Right out of college, Farris started working as lead designer for a Minneapolis-based wedding company. She designed wedding websites, invitations and stationery.

She worked for the company for two and one-half years, and then moved to Sioux Falls to work as a designer for Lemonly, a visual data design company. She worked at Lemonly for a year before moving to Austin in April 2014.

Blogger, freelancer

Farris said she still freelances for Lemonly and enjoys working on other freelance design jobs in her spare time.

When she’s not pushing pixels at IBM, Farris maintains her personal design blog, By Jessie Kay.

She started the blog while at State, and said it has served as a central creative outlet. “My blog has been a big part of my design career,” she said.

“I started out just putting up little mood boards of designs that inspired me. But having that online presence has helped me get all my jobs. That’s how both Lemonly and IBM found me.”

As a designer with a day job and a freelance business on the side, Farris said her design processes cross-pollinate.

“For freelancing, I start with a detailed client questionnaire,” said Farris. “Once the timelines and budgets have been approved, I design a mood board to make sure the client and I have the same mindset. Then, I move into a black and white design phase. Once it’s heading in a strong direction, I start building the project out and adding color.”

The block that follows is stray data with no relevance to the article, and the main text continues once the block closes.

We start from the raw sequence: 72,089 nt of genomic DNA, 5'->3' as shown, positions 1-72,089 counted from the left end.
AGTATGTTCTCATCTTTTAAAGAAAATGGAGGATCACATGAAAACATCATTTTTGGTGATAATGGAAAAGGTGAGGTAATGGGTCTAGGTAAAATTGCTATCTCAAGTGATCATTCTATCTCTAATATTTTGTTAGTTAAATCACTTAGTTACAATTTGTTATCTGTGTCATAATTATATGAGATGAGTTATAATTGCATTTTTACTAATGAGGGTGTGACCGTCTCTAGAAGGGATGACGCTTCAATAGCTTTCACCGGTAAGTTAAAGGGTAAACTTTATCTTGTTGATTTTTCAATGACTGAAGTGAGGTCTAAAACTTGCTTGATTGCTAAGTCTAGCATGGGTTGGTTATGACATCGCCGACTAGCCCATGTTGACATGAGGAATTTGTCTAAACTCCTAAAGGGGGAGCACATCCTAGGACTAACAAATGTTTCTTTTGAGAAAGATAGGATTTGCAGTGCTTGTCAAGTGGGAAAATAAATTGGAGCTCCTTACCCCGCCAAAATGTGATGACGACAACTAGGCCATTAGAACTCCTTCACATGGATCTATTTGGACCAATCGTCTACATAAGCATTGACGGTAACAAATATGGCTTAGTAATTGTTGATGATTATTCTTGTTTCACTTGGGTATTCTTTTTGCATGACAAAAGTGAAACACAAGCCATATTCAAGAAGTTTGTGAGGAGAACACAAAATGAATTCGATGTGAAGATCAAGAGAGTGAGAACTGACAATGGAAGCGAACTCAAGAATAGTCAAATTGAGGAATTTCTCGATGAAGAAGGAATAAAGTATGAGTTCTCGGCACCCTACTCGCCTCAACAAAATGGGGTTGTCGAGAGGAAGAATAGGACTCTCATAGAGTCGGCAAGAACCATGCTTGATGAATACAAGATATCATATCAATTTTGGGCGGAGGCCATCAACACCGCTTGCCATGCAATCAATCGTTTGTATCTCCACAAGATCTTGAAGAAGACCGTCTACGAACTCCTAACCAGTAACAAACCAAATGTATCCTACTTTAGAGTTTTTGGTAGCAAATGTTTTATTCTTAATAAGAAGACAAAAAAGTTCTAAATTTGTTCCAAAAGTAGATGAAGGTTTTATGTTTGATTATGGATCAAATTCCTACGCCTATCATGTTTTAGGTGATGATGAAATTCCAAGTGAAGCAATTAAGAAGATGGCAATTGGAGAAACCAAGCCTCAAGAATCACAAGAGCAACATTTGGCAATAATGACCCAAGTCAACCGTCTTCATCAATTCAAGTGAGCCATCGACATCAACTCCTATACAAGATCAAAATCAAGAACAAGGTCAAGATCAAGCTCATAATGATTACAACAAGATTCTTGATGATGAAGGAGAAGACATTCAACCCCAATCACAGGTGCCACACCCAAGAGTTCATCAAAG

Dad, an inspiration

Farris vividly remembers being amidst her dad’s design work growing up. “He worked as a golf course designer and did a lot of his work from home,” said Farris, noting Ron now works as a golf course designer in China.

Farris said her dad drew all his designs and maps from hand in his basement office.

“I remember he always had his drawing supplies out,” said Farris. “I used to watch him draw maps, and I think that had a huge influence on me.”

Farris’ mom, Janelle, works as a psychology teacher for Rapid City Stevens High School. Farris’ younger sister, Betsy, works as a mechanical engineer in San Antonio, Texas, and her younger brother, John, is a sophomore at the South Dakota School of Mines and Technology.

Artistic Austin

Farris said she couldn’t be happier in Austin. “The city is so vibrant,” she said. “There is so much art and culture here. The city’s young, fun design crowd really fits me. It seems like everyone here is a designer.”

Farris’ second passion is running. “I have been doing a lot more trail runs because there are so many trails in the heart of downtown,” she said. “It’s a totally different terrain than the Midwest.”

Farris is excited to be part of the up-and-coming Mobile Innovations Lab, and is looking forward to what the future holds.

“I design because it’s a way to combine art and my daily life,” said Farris. “I think it’s because of that feeling I get when I have a breakthrough or I’m in the zone and spend hours designing. Those are the moments when I look up from my computer and say, ‘Dang, I love design.’

“Expressing myself creatively in my career was always a dream. And the fact that I am doing that now is gratifying.”

Karissa Kuhle